Despite the preponderance of named sonatas on both discs, the contrast between Volume 4 and Volume 5 of Ohlsson's Beethoven cycle is dramatic, and I can understand why Bridge released them as a pair. Volume 4 presents (for the most part) Beethoven in a genial mood, whereas Volume 5 presents Beethoven at his most stormy and unpredictable. The latter volume, recorded in 1995, originally appeared on the Arabesque label. Volume 4, recorded in the spring of 2007, is original to Bridge. The recording venue and the producer/engineer (Adam Abeshouse) are common to both. On the program from 2007, however, the piano is a reconstructed Mason and Hamlin concert grand, while Ohlsson plays a heavier Bösendorfer – an appropriate choice – on Volume 5. This is a sensitive matching of pianos and repertory, although it might have been largely circumstantial.
Ohlsson shot to fame in 1970 when he won the International Chopin Piano Competition in Poland. Success hasn't spoiled him, and with each passing year he has become even more of a pianist for all seasons, with a huge repertory and the life experience to do it justice … and then some.
The playing on Volume 4 is a demonstration of how unaffected, dependable playing need not be dull. It is easy to attract attention by making unusual interpretive decisions, by playing exceptionally fast or slow, and so on. Ohlsson does almost nothing in these readings that makes you ask, "Why did he do that?" (or worse, "Gee, I wish he didn't do that!") Nevertheless, his playing is so controlled, so polished, and frankly, so tonally gorgeous, that one can't help but admire what he does here. Even the Funeral March movement from the eponymous sonata is played with stoic moderation, and as a result, it is integrated with the rest of the sonata much better than it sometimes is. Ohlsson was 59 when he recorded these sonatas. For a Beethoven pianist, that is a perfect age. Physically, everything should be a perfect working order (and it is), and by that age, the pianist should know exactly what to do with his physical ability … and Ohlsson does. These are among the most satisfying performances of these three sonatas.
Turning to Volume 5, Ohlsson also gets excellent results here, although there will be those who want to hear these showier sonatas played with more self-conscious virtuosity … the louder/faster/more extreme manner of playing. To call someone's pianism "tasteful" sounds like damning it with faint praise. However, "tasteful" and "sensible" are the two adjectives that come to mind most quickly when I consider Ohlsson's Beethoven, and there's no harm in that. The third movement of the "Moonlight" Sonata, for example, isn't allowed to become an all-consuming maelstrom. Ohlsson remains in tight control at all times, although he doesn't rob the music of its passion and excitement. Technically, he is very impressive too. In the first movement of the "Waldstein," the 16th-note tremolo figures in both hands are played with uncommon smoothness, as are the famous pianissimo octave passages late in the third movement.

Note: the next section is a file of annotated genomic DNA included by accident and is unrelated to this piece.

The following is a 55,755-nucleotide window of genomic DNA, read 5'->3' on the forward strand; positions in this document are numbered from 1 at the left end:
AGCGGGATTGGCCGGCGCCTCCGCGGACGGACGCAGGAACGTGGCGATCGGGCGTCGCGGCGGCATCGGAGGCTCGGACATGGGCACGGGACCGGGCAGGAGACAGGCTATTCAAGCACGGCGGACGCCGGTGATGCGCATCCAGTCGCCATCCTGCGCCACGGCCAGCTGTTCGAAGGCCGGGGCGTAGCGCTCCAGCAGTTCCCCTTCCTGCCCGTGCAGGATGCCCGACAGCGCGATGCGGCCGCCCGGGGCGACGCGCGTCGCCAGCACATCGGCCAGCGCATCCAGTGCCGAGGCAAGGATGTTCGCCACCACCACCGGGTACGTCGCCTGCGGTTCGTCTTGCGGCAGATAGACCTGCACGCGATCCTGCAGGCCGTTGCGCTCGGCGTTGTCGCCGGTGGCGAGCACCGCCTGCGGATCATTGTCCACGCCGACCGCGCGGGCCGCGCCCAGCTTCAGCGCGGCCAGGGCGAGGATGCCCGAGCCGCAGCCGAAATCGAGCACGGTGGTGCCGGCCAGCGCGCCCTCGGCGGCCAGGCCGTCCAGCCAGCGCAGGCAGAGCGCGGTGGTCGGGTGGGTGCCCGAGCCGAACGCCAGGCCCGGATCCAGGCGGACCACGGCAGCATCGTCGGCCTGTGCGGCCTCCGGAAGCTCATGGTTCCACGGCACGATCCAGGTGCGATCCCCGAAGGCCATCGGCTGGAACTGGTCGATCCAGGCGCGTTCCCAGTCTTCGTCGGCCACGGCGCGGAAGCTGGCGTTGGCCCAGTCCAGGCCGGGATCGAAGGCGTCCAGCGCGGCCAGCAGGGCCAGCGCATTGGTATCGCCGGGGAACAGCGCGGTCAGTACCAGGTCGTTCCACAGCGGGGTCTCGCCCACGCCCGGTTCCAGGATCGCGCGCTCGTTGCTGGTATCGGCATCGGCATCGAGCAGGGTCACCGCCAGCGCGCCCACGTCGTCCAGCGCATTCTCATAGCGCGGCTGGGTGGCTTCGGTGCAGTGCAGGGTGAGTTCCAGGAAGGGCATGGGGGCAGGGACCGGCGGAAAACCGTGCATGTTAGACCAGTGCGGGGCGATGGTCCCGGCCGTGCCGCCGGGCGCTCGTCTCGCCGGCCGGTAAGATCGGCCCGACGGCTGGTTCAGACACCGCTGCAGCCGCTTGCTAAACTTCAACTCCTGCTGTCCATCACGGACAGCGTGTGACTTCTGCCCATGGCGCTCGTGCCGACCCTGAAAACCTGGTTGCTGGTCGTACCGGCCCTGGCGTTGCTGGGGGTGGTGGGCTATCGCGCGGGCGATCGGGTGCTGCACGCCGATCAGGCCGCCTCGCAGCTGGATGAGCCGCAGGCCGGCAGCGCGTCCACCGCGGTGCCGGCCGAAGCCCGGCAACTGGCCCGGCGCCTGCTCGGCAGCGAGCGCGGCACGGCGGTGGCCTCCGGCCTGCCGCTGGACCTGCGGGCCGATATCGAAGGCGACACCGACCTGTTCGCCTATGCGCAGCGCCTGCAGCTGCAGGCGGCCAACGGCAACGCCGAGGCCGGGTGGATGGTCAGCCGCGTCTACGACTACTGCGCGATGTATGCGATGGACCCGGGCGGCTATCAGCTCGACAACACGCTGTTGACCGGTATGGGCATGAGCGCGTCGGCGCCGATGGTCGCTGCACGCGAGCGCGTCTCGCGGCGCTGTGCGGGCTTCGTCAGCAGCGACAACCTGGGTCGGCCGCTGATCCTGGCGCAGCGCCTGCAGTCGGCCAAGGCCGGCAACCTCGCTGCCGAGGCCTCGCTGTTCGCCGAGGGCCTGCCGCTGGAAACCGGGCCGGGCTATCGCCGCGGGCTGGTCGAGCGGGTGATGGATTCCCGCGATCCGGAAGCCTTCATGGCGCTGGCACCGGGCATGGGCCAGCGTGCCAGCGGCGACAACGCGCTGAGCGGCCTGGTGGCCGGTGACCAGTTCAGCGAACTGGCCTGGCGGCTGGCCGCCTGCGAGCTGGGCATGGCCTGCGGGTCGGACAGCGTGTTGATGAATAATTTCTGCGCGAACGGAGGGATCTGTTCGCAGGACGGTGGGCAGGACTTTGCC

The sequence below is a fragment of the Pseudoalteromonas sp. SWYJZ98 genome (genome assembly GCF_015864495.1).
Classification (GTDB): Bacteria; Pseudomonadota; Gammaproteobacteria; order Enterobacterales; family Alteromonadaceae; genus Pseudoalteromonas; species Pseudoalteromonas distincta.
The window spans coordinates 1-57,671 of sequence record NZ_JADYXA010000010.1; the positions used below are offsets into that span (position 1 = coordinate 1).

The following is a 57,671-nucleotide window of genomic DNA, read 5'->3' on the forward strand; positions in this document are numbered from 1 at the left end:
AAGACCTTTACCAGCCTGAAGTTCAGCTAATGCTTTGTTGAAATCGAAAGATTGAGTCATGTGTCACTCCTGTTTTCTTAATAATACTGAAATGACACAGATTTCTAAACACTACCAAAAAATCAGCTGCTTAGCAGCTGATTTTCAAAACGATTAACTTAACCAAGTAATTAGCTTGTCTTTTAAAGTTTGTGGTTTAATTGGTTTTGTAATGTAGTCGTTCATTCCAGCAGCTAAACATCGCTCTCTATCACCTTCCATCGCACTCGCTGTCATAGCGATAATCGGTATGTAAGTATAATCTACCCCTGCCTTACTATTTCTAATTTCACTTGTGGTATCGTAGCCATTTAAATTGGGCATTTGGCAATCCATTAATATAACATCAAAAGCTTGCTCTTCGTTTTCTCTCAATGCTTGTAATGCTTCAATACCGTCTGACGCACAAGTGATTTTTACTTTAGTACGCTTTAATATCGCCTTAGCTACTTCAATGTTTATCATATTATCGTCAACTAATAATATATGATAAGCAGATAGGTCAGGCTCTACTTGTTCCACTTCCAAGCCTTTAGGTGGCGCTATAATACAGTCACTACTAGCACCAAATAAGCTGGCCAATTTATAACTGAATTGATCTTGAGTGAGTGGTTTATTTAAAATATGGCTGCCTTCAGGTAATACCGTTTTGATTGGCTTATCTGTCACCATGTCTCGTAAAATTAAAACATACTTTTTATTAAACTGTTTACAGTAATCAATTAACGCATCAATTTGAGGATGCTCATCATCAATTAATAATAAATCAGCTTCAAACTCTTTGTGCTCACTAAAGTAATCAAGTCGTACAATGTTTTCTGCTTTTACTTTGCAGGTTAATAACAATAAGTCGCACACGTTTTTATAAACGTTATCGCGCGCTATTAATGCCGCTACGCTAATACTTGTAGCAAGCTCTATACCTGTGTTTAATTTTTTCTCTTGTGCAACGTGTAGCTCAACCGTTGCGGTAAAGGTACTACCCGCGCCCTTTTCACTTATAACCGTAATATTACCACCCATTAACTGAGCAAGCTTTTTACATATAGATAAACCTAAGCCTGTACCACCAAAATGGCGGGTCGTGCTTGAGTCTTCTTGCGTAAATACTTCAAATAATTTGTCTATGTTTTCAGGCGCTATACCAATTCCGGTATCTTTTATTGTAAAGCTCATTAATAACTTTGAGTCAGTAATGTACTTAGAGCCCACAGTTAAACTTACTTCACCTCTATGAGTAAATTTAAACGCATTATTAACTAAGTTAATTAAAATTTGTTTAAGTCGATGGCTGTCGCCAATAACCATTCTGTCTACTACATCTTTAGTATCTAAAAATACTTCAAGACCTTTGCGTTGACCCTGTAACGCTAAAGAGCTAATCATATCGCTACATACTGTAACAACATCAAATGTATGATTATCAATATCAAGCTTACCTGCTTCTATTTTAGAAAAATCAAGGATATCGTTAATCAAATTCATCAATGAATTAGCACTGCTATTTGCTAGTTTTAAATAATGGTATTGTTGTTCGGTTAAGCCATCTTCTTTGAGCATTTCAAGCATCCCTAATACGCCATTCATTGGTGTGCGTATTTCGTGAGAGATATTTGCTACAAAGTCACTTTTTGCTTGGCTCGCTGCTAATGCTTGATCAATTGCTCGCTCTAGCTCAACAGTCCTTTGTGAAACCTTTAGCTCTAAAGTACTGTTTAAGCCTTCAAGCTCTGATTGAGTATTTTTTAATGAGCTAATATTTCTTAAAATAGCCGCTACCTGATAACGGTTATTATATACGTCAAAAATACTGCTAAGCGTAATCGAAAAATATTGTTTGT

I feel that Ohlsson's Beethoven sets a very good example for those who want to learn this music, either as pianists or as music-lovers, and who want to decide for themselves what the music is all about. In other words, Ohlsson doesn't force a viewpoint down a listener's throat, but presents the music objectively (but not facelessly) instead. These discs are safe recommendations. Still, there's room in everyone's library for wilder or more strongly opinionated recordings of this music, such as those played by Schnabel, Gulda, and Goode – all recommended as well.
Copyright © 2008, Raymond Tuttle